School of Natural and Environmental Sciences

Staff Profile

Dr Bruce Tattershall

Guest Member of Staff



1962 ARCS and BSc, Imperial College London, after research project on NMR of As, Sb and Bi triethyls, with Dr. Dennis Evans

1965 PhD,  University of Cambridge, on fluorocarbon-nitrogen chemistry, e.g. of (CF3)2NBr, with Prof. Harry Emeléus

1965-66 Postdoctoral research, University of Washington, Seattle, on non-metal - fluorine chemistry, e.g. of SF5OF, with Prof. George Cady

1966-67 Postdoctoral research, University of Bristol, on fluorocarbon-transition metal complexes, with Prof. F.G.A. Stone

1967-2006 Lecturer in Inorganic Chemistry, University of Newcastle

1967-82 Preparative research on novel small halogenocarbon-nitrogen molecules, e.g. CCl3NO

1982-2006 Preparative and solution 31P NMR research on novel phosphorus-chalcogenide cage molecules, e.g. P5S2I

2006 Appointed Guest Member of Staff, Chemistry in the School of Natural Sciences

1992-present  Ab initio calculations on phosphorus chalcogenide molecules, to identify species made and to characterise reaction routes

1974-present  Devising software for chemists, for use in undergraduate teaching or in research (see Software available for download)

2002-present  Web page development, particularly for showing molecular models (for a how-to-do-it guide and a sample portfolio, see Web Pages using Jmol)

Administrative Responsibilities

1982-2015 Chemistry Undergraduate Database Officer

1997-2006 Chairman of the Undergraduate Board of Examiners in Chemistry

2002-present  Researching and reporting annual statistical surveys of undergraduate progression and attainment


Research Interests

Some of the most interesting chemistry of the lighter non-metals concerns their cage and ring compounds, and for phosphorus in low oxidation states this is particularly important, ranging from white phosphorus itself, through polyphosphane cages, selenides, sulfides and oxides, to imides. Synthetic chemistry here has been particularly assisted by the availability of phosphorus nuclear magnetic resonance spectroscopy: in contrast to carbon, phosphorus is almost uniquely placed as a skeletal atom with 100% abundance of a spin-½, reasonably NMR-sensitive, nucleus. Even for new compounds on the borderline of stability between molecular and polymeric structures, and hence incapable of isolation, phosphorus NMR can provide certain identification, provided there are enough coupled nuclei in the cage, and enough is known about the rules relating NMR chemical shifts and coupling constants to cage structure.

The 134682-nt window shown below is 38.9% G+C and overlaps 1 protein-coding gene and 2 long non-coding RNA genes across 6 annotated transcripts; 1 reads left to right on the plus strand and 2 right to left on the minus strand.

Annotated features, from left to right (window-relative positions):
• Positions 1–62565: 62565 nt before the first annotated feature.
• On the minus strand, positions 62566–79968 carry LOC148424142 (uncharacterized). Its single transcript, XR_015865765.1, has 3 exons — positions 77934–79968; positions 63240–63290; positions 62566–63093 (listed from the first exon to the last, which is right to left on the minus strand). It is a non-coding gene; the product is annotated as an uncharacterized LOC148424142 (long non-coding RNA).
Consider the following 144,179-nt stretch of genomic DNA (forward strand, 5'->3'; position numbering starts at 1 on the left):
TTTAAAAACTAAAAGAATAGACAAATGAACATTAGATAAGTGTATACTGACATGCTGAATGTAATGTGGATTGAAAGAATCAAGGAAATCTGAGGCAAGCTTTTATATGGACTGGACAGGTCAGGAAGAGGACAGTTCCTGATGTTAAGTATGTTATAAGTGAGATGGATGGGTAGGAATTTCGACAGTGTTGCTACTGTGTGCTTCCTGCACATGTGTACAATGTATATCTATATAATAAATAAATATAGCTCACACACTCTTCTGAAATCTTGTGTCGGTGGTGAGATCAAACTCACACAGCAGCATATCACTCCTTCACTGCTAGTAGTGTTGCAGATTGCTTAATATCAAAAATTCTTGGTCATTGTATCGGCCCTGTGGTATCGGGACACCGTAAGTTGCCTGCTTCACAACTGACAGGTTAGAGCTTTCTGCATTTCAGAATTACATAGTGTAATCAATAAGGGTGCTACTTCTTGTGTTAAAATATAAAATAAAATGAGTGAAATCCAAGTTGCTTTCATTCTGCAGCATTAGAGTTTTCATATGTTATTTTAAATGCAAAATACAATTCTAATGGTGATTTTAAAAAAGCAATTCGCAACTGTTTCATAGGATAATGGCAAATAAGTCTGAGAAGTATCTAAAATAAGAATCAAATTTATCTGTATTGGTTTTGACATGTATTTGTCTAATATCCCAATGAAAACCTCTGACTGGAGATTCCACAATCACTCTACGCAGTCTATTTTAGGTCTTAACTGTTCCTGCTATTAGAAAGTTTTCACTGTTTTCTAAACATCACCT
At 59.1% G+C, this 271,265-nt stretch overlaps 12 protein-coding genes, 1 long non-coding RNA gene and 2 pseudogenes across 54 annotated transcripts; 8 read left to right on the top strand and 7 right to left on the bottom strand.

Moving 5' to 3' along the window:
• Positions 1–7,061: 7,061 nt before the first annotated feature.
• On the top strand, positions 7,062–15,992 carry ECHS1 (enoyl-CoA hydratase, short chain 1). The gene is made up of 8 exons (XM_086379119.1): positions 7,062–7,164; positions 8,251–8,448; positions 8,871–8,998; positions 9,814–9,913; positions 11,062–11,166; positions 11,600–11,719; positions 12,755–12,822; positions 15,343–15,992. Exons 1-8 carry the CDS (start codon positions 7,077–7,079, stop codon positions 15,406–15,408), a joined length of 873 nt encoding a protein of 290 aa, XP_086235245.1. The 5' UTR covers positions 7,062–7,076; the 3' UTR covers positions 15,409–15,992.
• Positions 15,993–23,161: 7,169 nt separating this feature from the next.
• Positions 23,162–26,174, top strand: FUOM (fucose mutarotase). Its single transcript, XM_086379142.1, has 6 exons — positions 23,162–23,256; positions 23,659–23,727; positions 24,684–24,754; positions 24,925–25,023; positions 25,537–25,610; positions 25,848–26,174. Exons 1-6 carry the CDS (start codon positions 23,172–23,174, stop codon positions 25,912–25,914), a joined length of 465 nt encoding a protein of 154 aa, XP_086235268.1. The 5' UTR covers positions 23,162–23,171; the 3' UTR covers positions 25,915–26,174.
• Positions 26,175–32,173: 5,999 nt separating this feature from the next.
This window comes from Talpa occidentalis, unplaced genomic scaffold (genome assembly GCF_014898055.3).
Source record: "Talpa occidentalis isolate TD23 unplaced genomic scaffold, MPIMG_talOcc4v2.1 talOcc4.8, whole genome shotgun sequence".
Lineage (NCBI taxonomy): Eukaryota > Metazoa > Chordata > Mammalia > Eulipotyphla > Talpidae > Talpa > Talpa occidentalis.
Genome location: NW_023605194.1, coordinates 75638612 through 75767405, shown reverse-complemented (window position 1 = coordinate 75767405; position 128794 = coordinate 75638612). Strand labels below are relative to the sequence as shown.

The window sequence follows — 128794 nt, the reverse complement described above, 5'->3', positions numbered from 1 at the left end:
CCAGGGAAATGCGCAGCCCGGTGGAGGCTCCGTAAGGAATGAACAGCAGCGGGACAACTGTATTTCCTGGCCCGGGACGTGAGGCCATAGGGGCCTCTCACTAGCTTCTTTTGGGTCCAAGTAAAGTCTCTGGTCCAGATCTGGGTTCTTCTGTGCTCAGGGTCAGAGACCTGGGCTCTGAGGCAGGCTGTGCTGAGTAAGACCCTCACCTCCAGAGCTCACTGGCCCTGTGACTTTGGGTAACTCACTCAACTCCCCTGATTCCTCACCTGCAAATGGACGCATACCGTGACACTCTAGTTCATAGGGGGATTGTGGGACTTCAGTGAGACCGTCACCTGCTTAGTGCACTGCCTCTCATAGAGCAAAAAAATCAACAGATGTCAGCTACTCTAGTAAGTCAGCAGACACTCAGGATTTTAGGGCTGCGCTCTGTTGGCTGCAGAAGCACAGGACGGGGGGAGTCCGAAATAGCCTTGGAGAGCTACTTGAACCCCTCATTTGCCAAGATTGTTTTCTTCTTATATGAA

We have made, in solution, new compounds P4S3XY containing exocyclic substituents (X and Y range from halide, through pseudohalide, thiolate, or amino groups, to phosphino groups or hydride). By measuring and completely fitting their complex phosphorus NMR spectra, we have developed the required detailed knowledge of the dependence of NMR parameters on substituent effects and cage geometry. This has enabled us to identify new phosphorus-rich skeletons P5S2X and even new phosphorus halides such as P7X3. In contrast, we have also investigated phosphorus-poor molecules P3Se4X and P2Se5, in which selenium replaces phosphorus at cage apices, in collaboration with the preparative chemistry group of Prof. R. Blachnik of the University of Osnabrück, Germany. If exocyclic substituents are chiral, diastereomers can be made which allow steric effects to be studied specifically. Ab initio calculations of structures and NMR shieldings allow assignment of spectra to individual isomers or even rotamers.

Seclected Publications
[1] B.W. Tattershall and E.L. Sandham, J. Chem. Soc., Dalton Trans. 2001, 1834-1840.

[2] B. W. Tattershall, R. Blachnik and A. Hepp, J.Chem.Soc., Dalton Trans. 2000, 2551-2558.

[3] B. W. Tattershall, E. L. Sandham and W. Clegg, J.Chem.Soc., Dalton Trans. 1997, 81-87.

[4] R. Blachnik, K. Hackmann and B. W. Tattershall, Polyhedron 1996, 15, 1415-27.